A little magic happened on the stove, after which we sat down to a truly delicious meal.  I needed to get over my initial feeling of, “What the hell?  Aren’t asparagus supposed to be green and much smaller than this?”  My hesitation lasted about five seconds, because there was nothing about these white stalks to remind me of the handful of times in my life I had eaten mushy asparagus from a can.  We had it a lot for the first few weeks, and then suddenly, it was all gone.  No more asapragus in the fields, no more white asparagus for me during my stay.  I bought it a few times at Whole Foods in Los Angeles, but it was always expensive and a bit of a let down.  Nothing really compared to my memories of German Spargel.  I should thank my lucky stars that I live here now.

I think most Dutch people would be horrified to know that I very clearly linked asparagus with German cuisine for years.  It was only two years ago, during my first spring in the Netherlands, that I learned how important asparagus is to Dutch identity, especially in the southern provinces where the bulk of the fields are located.  You can find biking and walking routes through the fields and a list of asparagus related celebrations here, if you're so inclined.  Don't think that I haven't looked at it already and planned an afternoon excursion.  Even if I couldn't make it to the fields, I wouldn't suffer.  The supermarkets, vegetable stands, and restaurants in Amsterdam all boast big signs for "Asperges."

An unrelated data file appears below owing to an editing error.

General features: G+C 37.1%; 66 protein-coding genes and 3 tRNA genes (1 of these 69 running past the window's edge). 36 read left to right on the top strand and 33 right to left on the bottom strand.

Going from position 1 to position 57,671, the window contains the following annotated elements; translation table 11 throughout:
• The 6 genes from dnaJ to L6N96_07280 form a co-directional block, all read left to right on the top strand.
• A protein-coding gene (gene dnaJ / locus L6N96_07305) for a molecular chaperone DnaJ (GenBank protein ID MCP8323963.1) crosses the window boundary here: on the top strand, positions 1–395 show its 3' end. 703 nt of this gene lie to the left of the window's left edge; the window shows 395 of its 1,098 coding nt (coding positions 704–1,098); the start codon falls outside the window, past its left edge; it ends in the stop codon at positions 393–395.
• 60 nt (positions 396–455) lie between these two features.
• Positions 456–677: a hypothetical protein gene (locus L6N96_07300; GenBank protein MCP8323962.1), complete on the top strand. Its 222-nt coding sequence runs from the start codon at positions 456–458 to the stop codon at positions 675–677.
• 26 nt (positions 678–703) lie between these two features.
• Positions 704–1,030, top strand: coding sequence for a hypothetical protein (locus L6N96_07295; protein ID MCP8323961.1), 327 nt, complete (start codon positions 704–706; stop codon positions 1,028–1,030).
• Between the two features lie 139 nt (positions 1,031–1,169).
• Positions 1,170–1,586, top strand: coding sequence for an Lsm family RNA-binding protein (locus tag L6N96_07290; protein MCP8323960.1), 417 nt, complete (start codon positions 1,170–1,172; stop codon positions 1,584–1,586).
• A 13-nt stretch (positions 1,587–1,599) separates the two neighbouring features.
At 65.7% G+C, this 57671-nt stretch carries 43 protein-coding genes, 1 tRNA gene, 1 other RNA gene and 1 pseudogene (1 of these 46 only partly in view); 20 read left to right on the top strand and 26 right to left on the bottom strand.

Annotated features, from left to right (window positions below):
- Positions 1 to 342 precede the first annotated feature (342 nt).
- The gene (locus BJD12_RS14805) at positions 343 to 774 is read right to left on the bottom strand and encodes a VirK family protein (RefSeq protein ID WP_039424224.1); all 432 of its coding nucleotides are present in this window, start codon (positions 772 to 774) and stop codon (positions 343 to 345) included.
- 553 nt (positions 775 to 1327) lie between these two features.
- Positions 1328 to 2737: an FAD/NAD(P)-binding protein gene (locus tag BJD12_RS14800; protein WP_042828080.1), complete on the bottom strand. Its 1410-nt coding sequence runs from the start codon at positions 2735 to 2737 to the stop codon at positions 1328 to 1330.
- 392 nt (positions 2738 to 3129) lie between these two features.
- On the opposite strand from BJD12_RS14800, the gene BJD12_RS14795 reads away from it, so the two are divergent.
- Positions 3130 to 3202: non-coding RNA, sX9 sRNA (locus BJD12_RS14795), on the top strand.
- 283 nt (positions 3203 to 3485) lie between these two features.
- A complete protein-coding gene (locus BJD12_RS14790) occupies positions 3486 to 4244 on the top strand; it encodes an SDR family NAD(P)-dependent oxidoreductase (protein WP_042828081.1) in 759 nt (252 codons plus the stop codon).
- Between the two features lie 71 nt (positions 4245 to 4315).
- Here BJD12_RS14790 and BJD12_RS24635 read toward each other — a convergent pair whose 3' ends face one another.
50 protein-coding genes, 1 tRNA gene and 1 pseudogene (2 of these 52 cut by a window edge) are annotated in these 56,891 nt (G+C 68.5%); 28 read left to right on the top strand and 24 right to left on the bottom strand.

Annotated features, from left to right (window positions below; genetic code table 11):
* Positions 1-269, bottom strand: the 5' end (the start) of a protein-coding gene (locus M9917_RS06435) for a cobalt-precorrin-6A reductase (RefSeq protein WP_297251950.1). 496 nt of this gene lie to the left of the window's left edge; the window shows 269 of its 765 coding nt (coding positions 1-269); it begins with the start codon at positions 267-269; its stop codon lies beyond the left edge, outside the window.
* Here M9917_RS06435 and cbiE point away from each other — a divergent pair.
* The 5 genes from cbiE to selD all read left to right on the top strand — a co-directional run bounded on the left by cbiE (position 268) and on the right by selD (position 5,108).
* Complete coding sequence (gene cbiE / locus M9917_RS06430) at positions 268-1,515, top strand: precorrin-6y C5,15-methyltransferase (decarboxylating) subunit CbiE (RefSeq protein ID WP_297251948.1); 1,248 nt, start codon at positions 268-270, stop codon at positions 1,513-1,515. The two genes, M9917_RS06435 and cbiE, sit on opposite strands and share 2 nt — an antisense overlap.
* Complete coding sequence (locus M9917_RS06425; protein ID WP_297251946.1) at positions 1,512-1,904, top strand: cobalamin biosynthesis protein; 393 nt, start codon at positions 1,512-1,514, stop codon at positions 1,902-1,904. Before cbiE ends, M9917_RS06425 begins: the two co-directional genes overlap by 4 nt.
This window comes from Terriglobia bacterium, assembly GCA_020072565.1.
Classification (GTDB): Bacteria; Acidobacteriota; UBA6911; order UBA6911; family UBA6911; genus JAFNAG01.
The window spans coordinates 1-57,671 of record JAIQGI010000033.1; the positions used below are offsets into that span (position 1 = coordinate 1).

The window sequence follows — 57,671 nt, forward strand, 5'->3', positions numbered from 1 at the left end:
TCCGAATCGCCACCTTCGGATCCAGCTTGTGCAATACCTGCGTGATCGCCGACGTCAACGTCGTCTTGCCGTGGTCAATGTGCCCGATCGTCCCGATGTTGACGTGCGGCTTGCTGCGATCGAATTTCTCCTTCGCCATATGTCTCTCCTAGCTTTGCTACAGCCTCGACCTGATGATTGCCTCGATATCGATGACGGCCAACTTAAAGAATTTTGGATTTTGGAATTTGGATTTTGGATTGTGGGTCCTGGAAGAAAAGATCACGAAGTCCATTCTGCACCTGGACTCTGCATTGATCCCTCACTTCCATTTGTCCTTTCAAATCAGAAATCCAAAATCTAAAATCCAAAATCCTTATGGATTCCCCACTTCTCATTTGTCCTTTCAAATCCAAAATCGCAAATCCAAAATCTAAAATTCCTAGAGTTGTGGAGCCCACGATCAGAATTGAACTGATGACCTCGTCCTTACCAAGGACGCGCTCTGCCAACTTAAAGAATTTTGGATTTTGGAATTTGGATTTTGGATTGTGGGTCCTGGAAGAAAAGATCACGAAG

There are a million ways to prepare asparagus, but since this week was my first foray into cooking with the real deal, Limburgse asperges, I felt I owed it to myself and Dutch cuisine to make it the classic way.  Oh, Dutch cuisine...I would say that lots of traditional Dutch dishes are not complicated (not a bad thing) and often involve boiling things to varying degrees of doneness.